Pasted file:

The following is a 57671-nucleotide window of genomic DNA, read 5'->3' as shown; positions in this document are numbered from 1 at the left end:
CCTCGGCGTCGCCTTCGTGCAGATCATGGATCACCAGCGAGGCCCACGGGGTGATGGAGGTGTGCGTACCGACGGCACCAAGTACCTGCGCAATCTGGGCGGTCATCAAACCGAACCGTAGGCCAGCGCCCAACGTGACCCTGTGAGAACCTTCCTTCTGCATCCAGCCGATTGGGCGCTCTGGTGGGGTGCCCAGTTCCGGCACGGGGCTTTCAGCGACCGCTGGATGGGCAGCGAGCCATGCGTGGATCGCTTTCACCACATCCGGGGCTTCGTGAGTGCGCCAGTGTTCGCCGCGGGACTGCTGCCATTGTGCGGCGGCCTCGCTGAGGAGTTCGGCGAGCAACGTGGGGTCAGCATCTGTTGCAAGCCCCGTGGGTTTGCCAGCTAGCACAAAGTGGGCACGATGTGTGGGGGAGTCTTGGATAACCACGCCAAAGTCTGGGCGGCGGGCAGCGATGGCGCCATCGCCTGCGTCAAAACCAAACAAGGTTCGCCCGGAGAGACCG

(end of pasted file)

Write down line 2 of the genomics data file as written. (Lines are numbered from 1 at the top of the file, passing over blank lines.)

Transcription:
CCTCGGCGTCGCCTTCGTGCAGATCATGGATCACCAGCGAGGCCCACGGGGTGATGGAGGTGTGCGTACCGACGGCACCAAGTACCTGCGCAATCTGGGCGGTCATCAAACCGAACCGTAGGCCAGCGCCCAACGTGACCCTGTGAGAACCTTCCTTCTGCATCCAGCCGATTGGGCGCTCTGGTGGGGTGCCCAGTTCCGGCACGGGGCTTTCAGCGACCGCTGGATGGGCAGCGAGCCATGCGTGGATCGCTTTCACCACATCCGGGGCTTCGTGAGTGCGCCAGTGTTCGCCGCGGGACTGCTGCCATTGTGCGGCGGCCTCGCTGAGGAGTTCGGCGAGCAACGTGGGGTCAGCATCTGTTGCAAGCCCCGTGGGTTTGCCAGCTAGCACAAAGTGGGCACGATGTGTGGGGGAGTCTTGGATAACCACGCCAAAGTCTGGGCGGCGGGCAGCGATGGCGCCATCGCCTGCGTCAAAACCAAACAAGGTTCGCCCGGAGAGACCG